The Old-Fashioned $5 Dessert I Always Have in My Freezer (It’s Been Beloved for Nearly 75 Years!)

published Jun 22, 2024
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Frozen food aisle of grocery store
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Fried pound cake. The concept is almost as simple as toasting a piece of bread in a skillet, but the flavor is far more complex. First of all, it has to be store-bought pound cake. The delicate crumb of the homemade version doesn’t hold up well to frying. 

Sara Lee’s Classic Pound Cake, found in the grocery freezer aisle, is easy to keep on hand and returns to room temperature in 15 minutes. It’s also solid enough to form a crust when it hits bubbling butter in a hot pan. 

Credit: Mara Weinraub

Most of us probably have some special childhood memory revolving around Sara Lee desserts. For me, the pound cake shines brightest. If I think about summer nights, when we stayed up way too late and my mom allowed us all the treats we could stomach, a fried slab of that freezer cake is front and center. I loved standing at her side while it cooked, the scent of caramelizing crumbs attaching itself to memories of summer vacation. 

To this day, my freezer has a dedicated spot for its sleek silver tin once the warm weather hits.

Credit: Danielle Deavens

What’s So Great About Sara Lee Classic Pound Cake?

As a card-carrying member of the Semi-Homemade Cooks Club (which is not at all a real thing, but should be!), my favorite thing about Sara Lee’s frozen pound cake is the combination of quality and convenience. If you keep this cake in your freezer, you’re never more than 15 minutes away from indulging when the need for a sweet bite inevitably presents itself.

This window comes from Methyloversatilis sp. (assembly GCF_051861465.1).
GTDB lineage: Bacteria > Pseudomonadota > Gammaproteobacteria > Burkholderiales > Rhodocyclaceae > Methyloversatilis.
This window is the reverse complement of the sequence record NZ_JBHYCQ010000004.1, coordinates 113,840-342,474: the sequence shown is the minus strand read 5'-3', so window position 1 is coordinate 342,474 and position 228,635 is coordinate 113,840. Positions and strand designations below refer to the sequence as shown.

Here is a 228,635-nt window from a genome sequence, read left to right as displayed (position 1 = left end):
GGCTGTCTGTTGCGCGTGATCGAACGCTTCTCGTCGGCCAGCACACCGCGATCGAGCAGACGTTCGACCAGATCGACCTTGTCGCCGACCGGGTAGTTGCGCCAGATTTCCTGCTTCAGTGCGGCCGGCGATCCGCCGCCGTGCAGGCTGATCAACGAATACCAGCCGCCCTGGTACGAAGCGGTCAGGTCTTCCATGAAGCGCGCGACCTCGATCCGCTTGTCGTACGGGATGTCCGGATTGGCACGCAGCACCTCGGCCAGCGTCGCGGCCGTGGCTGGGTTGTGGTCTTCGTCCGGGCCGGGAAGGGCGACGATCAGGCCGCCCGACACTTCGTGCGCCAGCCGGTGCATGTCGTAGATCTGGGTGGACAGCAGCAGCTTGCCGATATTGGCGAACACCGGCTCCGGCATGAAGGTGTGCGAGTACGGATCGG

On the whole, store-bought pound cake is a blank canvas upon which the simplest showstopping desserts are created. The Sara Lee version has all the buttery, rich vanilla flavor you want in a pound cake. Plus it’s easy to cut into while frozen, so you’re covered whether you need sweets for the whole family or just want one slice. 

Credit: Mara Weinraub

What’s the Best Way to Use Sara Lee Classic Pound Cake?

Top with whipped cream, crumble it into a trifle, make a shortcut poke cake — the possibilities for this pound cake are endless.

Unsurprisingly, my favorite way to make Sara Lee pound cake is to fry it. Disclaimer: This isn’t the battered, deep-fried stuff you get at a state fair. This method yields a delicate slice and is more akin to toasting bread in a skillet.

All you need is a pat of butter in a small pan. Once it begins to melt across the metal, add your pound cake slice and the rest is magic. In a few minutes, it’ll develop a golden-brown crust. If you’re like me, you’ll want to fry it on both sides, so add another pat of butter and flip. 

As my cake is cooking, I usually prepare my favorite toppings: vanilla bean ice cream and sugared strawberries. Layer everything in a dish or on a plate while the cake is still warm — not that your taste buds could wait for it to cool. 

Credit: Mara Weinraub

Take a bite and enjoy as that initial crunch of the outside gives way to a soft, cakey center. This pan-seared slice is the superior vessel for strawberry shortcake or an alternative to peach cobbler — macerated fruit doesn’t bleed into the cake until your fork drops through for the first bite, and its warmth creates a syrup of fruity juice and melty ice cream. If you ask me, this is what the season’s best fruits were made for.

Buy: Sara Lee Classic Pound Cake, $4.74 for 16 ounces at Walmart

What store-bought desserts are you stocking in your freezer for summer? Tell us about it in the comments below.

This is part of The Summer of Lazy Baking, featuring our easiest-ever recipes and grocery store hacks for making this the most delicious summer ever.